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Local News Politics

Yarmuth: Congressional Help for Postal Service is a Long Shot

The U.S. Postal Service is on the brink of defaulting on its employee pension obligations and is asking congressional leaders for assistance, but U.S. Rep. John Yarmuth, D-Ky., says lawmakers may have too much on their plate to help the ailing agency.

Postmaster General Patrick Donahoe told a Senate committee Tuesday the agency was likely to run out of cash before the end of the month. The Postal Service faces a $10 billion deficit for the fiscal year and must make a $5.5 billion payment to retiree benefits due on Sept. 30.

Donahoe warned the agency could shutdown next year unless Congress approves a long-term financial solution.

Congressman Yarmuth say lawmakers could help the ailing agency by refunding nearly $7 billion in overpayments to the federal employee pension system. But he says the agency faces some tough choices due to changing technology that has made mail delivery almost obsolete.

“The postal service does face some structural and long-term problems and that basically comes from the business that they’ve lost because of the Internet. This would not serve their long-term problems, but it certainly would solve their short-term obligations and again this is not money that would cost the taxpayer anything,” he says.

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Local News

USPS to Conduct Area Efficiency Studies

By Alan Lytle, Kentucky Public Radio


The U.S. Postal Service is conducting a study of the efficiency of its Louisville and Lexington hubs.

Spokesman David Walton says the study will determine whether some of the duties handled in the Lexington Processing and Distribution Center could be performed more efficiently at the Louisville facility. The USPS is doing similar studies in many other cities.

“Sometimes they have these studies and they say, hey, it’s not going to be worth it to proceed. In other cases they do,” says Walton ” Once we do reach that point, though, if we do decide to move ahead we will have a public meeting where we can get our stakeholders and customers’ comments. We’d like to hear from them because that is very much a part of this study.”

Walton says the Postal Service is on track to lose 6 billion dollars this year so examining all forms of consolidation is necessary.

“We have to do this because to have redundant processes going on at plants it’s really not much of a cost savings,” he says “so, if we can do the same thing in the Louisville plant that we are doing in Lexington, we’re going to go for it.”

The USPS is still trying to overcome the effects of the economic recession, and the agency projects another 6 billion dollar loss this fiscal year. The service is also considering closing some branches.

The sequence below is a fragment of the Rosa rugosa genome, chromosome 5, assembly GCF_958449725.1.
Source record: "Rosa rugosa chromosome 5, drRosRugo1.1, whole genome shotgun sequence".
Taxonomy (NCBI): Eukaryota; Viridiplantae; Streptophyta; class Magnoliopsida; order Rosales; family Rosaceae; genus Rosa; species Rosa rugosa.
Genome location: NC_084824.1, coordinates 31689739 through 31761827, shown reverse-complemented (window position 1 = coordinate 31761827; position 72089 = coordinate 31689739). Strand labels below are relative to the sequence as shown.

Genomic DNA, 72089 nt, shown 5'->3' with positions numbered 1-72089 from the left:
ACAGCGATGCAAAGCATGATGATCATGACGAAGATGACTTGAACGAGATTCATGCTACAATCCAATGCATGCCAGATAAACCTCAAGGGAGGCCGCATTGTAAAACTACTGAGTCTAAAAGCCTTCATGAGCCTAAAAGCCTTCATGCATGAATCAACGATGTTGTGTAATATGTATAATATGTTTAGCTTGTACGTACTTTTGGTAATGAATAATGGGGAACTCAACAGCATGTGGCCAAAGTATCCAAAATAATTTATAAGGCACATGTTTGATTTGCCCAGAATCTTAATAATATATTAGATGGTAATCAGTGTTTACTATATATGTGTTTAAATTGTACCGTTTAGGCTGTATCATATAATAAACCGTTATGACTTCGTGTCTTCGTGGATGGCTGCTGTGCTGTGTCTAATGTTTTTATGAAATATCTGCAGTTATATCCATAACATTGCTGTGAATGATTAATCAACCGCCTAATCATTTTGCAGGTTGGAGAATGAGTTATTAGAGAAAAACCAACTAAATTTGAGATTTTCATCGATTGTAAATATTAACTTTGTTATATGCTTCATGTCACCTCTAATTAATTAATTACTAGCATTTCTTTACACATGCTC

Walton says a public meeting will be held before any consolidations occur.

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Local News

Louisville Ranked 4th in Postal Worker Dog Bites

According to the United States Postal Service, 40 letter carriers in Louisville were attacked by dogs in 2010. That makes us 4th on the list of cities with the most attacks. The Postal Service says 5,669 postal workers were attacked nationwide in 2010.

The announcement coincides with National Dog Bite Prevention Week (May 15-21).  The annual event seeks to raise awareness for attack prevention and responsible pet ownership. Around 4.7 million Americans are bitten annually, most of them being children.

Louisville Postmaster Richard Curtsinger says dog attacks are not just a postal problem, but are a nationwide issue.

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Local News

Postal Service Celebrates King, Displays New Stamp

A new but still unreleased postage stamp was on display in west Louisville Friday morning as part of an annual Martin Luther King Day celebration.

The stamp commemorating Barbara Jordan was featured in the Oak and Acorn ElderServe center. Jordan was the first African-American woman from the south elected to Congress. The stamp is part of the Black Heritage series.

“This is the 34th stamp in the series. Usually we try to have a theme stamp for this event. Last year, for example, we had the Negro League Baseball stamp that we had on display here,” says Postal Service spokesperson David Walton.

Lucius Morrow is the manager of King Post Office, which is down the street from the center. This was his first time attending the King celebration as manager.

“It’s just a sense of pride and going back and remembering that everything we have now, we didn’t get for free. It was a struggle,” he says.